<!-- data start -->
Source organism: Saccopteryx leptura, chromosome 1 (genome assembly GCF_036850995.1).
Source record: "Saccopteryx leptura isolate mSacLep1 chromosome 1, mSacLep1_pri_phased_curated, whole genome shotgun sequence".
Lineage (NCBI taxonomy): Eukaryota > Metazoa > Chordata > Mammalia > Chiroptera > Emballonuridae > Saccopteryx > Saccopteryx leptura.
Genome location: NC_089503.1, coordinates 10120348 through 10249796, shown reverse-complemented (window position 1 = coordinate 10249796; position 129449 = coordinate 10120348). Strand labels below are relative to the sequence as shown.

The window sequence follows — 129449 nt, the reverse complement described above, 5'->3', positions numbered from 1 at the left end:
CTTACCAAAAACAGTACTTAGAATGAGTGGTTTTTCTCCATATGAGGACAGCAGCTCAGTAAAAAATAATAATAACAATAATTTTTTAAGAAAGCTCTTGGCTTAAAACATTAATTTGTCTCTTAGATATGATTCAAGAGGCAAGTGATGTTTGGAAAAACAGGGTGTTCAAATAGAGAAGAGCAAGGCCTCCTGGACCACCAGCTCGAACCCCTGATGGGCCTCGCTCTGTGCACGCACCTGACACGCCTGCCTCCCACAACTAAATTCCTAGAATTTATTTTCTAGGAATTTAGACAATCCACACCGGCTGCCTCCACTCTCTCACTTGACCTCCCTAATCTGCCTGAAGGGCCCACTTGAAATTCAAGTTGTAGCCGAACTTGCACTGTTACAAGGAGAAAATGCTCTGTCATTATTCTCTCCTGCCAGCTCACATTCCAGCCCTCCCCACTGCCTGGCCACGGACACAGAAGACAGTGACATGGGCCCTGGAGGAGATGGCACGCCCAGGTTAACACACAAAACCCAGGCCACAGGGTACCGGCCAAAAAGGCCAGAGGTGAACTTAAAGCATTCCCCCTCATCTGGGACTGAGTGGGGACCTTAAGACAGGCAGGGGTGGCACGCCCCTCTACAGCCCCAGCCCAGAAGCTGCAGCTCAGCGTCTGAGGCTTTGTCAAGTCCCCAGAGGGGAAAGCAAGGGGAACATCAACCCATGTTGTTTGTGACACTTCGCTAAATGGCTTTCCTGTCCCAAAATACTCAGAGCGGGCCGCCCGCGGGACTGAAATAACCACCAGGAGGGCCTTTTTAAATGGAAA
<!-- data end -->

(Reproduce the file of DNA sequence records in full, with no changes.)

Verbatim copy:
Source organism: Saccopteryx leptura, chromosome 1 (genome assembly GCF_036850995.1).
Source record: "Saccopteryx leptura isolate mSacLep1 chromosome 1, mSacLep1_pri_phased_curated, whole genome shotgun sequence".
Lineage (NCBI taxonomy): Eukaryota > Metazoa > Chordata > Mammalia > Chiroptera > Emballonuridae > Saccopteryx > Saccopteryx leptura.
Genome location: NC_089503.1, coordinates 10120348 through 10249796, shown reverse-complemented (window position 1 = coordinate 10249796; position 129449 = coordinate 10120348). Strand labels below are relative to the sequence as shown.

The window sequence follows — 129449 nt, the reverse complement described above, 5'->3', positions numbered from 1 at the left end:
CTTACCAAAAACAGTACTTAGAATGAGTGGTTTTTCTCCATATGAGGACAGCAGCTCAGTAAAAAATAATAATAACAATAATTTTTTAAGAAAGCTCTTGGCTTAAAACATTAATTTGTCTCTTAGATATGATTCAAGAGGCAAGTGATGTTTGGAAAAACAGGGTGTTCAAATAGAGAAGAGCAAGGCCTCCTGGACCACCAGCTCGAACCCCTGATGGGCCTCGCTCTGTGCACGCACCTGACACGCCTGCCTCCCACAACTAAATTCCTAGAATTTATTTTCTAGGAATTTAGACAATCCACACCGGCTGCCTCCACTCTCTCACTTGACCTCCCTAATCTGCCTGAAGGGCCCACTTGAAATTCAAGTTGTAGCCGAACTTGCACTGTTACAAGGAGAAAATGCTCTGTCATTATTCTCTCCTGCCAGCTCACATTCCAGCCCTCCCCACTGCCTGGCCACGGACACAGAAGACAGTGACATGGGCCCTGGAGGAGATGGCACGCCCAGGTTAACACACAAAACCCAGGCCACAGGGTACCGGCCAAAAAGGCCAGAGGTGAACTTAAAGCATTCCCCCTCATCTGGGACTGAGTGGGGACCTTAAGACAGGCAGGGGTGGCACGCCCCTCTACAGCCCCAGCCCAGAAGCTGCAGCTCAGCGTCTGAGGCTTTGTCAAGTCCCCAGAGGGGAAAGCAAGGGGAACATCAACCCATGTTGTTTGTGACACTTCGCTAAATGGCTTTCCTGTCCCAAAATACTCAGAGCGGGCCGCCCGCGGGACTGAAATAACCACCAGGAGGGCCTTTTTAAATGGAAA